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Thursday
Jul242008

Theological Term of the Week

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Still doing “im” words.
 
immanence
Existing or operating in. Used of God, it refers to his pervasion of, and involvement in, all of his creation.

  • From the Bible:
    Am I a God at hand, declares the Lord, and not a God far away? Can a man hide himself in secret places so that I cannot see him? declares the Lord. Do I not fill heaven and earth? declares the Lord. (Jeremiah 23:23-24, ESV)
    …one God and Father of all, who is over all and through all and in all. (Ephesians 4:6, ESV)
  • From Systematic Theology by Wayne Grudem, page 267:
    The technical term used to speak of God’s involvement in creation is the word immanent, meaning “remaining in” creation. The God of the Bible is no abstract deity removed from, and uninterested in his creation. The Bible is the story of God’s involvement with his creation, and particularly the people in it. Job affirms that even the animals and plants depend on God: “In his hand is the life of every living thing and the breath of all mankind” (Job 12:10). In the New Testament, Paul affirms that God “gives to all men life and breath and everything” and that “in him we live and move and have our being” (Acts 17:35, 28). Indeed, in Christ “all things hold together” (Col. 1:17), and he is continually “upholding the universe by the word of his power” (Heb. 1:3).
  • From Systematic Theology by Louis Berkhof, page 61:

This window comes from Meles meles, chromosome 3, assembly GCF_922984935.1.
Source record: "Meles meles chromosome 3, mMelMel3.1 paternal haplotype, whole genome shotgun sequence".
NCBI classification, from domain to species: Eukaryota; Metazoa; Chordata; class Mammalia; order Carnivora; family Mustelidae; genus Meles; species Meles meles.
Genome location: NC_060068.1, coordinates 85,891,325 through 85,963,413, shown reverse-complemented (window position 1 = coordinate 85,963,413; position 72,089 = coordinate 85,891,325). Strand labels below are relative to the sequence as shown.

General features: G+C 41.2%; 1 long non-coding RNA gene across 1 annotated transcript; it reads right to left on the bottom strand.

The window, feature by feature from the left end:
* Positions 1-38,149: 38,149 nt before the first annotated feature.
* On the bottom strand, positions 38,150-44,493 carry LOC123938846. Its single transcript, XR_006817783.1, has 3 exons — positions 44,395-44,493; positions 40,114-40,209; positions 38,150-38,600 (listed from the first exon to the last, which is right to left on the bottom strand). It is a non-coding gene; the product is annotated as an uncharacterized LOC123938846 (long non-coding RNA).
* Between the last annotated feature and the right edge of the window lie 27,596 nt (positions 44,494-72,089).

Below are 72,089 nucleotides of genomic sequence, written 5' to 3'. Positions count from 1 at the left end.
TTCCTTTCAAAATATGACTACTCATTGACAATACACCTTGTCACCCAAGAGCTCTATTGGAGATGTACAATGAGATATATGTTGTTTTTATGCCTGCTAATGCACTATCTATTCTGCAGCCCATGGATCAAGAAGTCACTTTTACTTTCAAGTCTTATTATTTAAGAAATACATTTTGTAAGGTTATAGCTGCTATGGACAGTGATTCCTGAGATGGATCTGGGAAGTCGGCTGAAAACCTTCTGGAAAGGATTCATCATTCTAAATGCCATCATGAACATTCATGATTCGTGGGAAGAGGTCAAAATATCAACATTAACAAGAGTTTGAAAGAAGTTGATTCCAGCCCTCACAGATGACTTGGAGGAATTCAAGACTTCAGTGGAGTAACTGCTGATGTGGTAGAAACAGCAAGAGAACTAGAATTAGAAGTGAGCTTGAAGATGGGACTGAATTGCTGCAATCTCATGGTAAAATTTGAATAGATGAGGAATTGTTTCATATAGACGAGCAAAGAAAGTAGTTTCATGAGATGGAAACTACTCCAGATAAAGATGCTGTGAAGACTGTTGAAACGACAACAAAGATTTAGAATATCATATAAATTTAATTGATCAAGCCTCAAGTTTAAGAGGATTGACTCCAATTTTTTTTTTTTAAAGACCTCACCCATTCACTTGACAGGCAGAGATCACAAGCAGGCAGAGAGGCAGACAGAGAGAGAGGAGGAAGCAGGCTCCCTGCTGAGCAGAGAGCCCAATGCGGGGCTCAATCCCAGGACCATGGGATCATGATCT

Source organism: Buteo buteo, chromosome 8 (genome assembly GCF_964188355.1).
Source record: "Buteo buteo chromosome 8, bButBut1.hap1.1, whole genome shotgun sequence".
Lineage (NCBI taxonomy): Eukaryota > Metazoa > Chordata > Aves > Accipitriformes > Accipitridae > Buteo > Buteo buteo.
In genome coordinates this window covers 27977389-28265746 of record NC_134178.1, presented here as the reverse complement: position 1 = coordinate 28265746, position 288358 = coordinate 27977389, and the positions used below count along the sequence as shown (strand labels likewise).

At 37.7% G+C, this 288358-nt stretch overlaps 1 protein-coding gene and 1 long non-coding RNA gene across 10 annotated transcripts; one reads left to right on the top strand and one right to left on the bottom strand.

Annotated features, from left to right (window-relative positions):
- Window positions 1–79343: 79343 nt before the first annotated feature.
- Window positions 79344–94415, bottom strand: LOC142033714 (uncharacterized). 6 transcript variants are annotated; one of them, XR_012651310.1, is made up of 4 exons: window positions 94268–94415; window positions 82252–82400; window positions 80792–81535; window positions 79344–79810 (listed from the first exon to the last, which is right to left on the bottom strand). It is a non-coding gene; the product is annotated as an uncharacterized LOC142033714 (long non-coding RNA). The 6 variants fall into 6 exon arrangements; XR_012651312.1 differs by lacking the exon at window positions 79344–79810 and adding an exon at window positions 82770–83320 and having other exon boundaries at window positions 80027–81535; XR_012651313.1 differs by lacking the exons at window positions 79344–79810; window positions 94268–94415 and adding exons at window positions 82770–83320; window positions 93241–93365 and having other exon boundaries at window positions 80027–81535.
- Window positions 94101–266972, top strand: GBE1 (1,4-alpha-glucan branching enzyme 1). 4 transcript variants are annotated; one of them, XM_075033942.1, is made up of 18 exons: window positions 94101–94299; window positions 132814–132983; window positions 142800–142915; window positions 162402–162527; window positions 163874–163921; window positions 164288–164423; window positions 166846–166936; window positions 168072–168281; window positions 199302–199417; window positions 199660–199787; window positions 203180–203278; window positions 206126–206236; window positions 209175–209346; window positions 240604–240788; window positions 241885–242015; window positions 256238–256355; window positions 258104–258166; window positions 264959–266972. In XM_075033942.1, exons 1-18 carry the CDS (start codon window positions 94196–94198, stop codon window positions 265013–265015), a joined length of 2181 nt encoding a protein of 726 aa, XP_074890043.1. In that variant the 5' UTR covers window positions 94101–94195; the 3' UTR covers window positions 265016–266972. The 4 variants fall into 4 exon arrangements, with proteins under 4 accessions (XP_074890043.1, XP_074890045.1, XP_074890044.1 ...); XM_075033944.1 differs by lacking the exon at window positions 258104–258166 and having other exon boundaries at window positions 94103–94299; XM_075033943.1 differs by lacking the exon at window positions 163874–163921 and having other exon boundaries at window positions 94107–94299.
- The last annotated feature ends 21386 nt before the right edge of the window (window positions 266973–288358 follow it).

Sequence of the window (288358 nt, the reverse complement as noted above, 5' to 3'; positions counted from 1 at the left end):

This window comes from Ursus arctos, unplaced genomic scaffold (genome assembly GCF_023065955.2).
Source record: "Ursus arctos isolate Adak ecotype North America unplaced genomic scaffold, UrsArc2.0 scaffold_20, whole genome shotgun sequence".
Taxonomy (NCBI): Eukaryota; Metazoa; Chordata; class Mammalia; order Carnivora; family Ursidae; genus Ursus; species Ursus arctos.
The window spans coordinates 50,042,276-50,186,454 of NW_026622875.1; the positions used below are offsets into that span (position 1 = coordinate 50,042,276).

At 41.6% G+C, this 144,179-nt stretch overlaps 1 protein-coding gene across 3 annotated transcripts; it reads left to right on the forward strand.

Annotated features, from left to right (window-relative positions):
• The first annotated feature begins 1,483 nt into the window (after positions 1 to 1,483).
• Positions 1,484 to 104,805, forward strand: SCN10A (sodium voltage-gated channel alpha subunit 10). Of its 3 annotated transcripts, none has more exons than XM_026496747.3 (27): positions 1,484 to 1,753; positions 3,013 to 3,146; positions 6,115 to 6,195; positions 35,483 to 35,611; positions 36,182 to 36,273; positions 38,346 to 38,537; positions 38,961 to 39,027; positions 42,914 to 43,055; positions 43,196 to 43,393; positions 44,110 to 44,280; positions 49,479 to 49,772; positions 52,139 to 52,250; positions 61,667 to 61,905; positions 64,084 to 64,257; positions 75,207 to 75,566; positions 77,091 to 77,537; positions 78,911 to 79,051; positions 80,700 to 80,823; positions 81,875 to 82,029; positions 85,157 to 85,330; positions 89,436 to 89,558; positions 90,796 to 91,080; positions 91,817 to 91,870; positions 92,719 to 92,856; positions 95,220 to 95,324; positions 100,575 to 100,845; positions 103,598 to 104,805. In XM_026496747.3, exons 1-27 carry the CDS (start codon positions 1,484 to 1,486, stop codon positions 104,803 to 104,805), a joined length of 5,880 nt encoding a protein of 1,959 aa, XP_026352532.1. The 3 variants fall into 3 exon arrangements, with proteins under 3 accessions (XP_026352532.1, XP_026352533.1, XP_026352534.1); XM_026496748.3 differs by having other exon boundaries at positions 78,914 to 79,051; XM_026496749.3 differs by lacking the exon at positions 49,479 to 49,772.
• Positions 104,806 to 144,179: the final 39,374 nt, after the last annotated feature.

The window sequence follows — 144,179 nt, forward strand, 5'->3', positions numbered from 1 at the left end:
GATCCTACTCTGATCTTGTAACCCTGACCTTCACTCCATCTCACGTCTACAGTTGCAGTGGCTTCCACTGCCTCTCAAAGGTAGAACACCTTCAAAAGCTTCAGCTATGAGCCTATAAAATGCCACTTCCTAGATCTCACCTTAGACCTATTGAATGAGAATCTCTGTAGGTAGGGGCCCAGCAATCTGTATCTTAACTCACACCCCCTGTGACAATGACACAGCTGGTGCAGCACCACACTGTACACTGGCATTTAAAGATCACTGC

God is immanent in all His creatures, in His entire creation, but is in no way bounded by it. In connection with God’s relation to the world we must avoid, on the one hand, the error of Pantheism, so characteristic of a great deal of present day thinking, with its denial of the transcendence of God and its assumption that the Being of God is really the substance of all things; and, on the other hand, the Diestic conception that God is indeed present in creation per potentiam  (with His power), but not per essentiam et naturam (with His very Being and nature), and acts upon the world from a distance. Though God is distinct from the world and may not be identified with it, He is yet present in every part of His creation, not only per potentiam, but also per essentiam. This does not mean, however, that He is equally present and present in the same sense in all His creatures. The nature of His indwelling is in harmony with that of His creatures. He does not dwell on earth as He does in heaven, in animals as He does in man, in the inorganic as He does in the organic creation, in the wicked as He does in the pious, nor in the Church as He does in Christ. There is an endless variety in the manner in which He is immanent in His creatures, and in the measure in which they reveal God to those who have eyes to see.
Learn more:
  1. Rev. D. H. Kuiper: The Omnipresence of God
Have you come across a theological term that you’d like to see featured here as a Theological Term of the Week? If you email it to me, I’ll seriously consider using it, giving you credit for the suggestion and linking back to your blog when I do.
 
Clicking on the Theological Term graphic at the top of this post will take you to a list of all the previous theological terms in alphabetical order.

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Reader Comments (4)

Will we do eminence next? : D

July 24, 2008 | Unregistered CommenterKim from Hiraeth

When I read these theological terms it strikes me that I often live as though these were ideas rather than being actual. The truth of them ought to make an increasing difference in our lives. Anybody else impacted in that way?

July 24, 2008 | Unregistered Commenterrosemary

Will we do eminence next? : D

No, but we might do imminent. :)

July 24, 2008 | Unregistered Commenterrebecca

Rosemary,

Theology is so practical, isn't it? We need to be reminded of these things over and over because they make a difference in how we think and act.

July 24, 2008 | Unregistered Commenterrebecca

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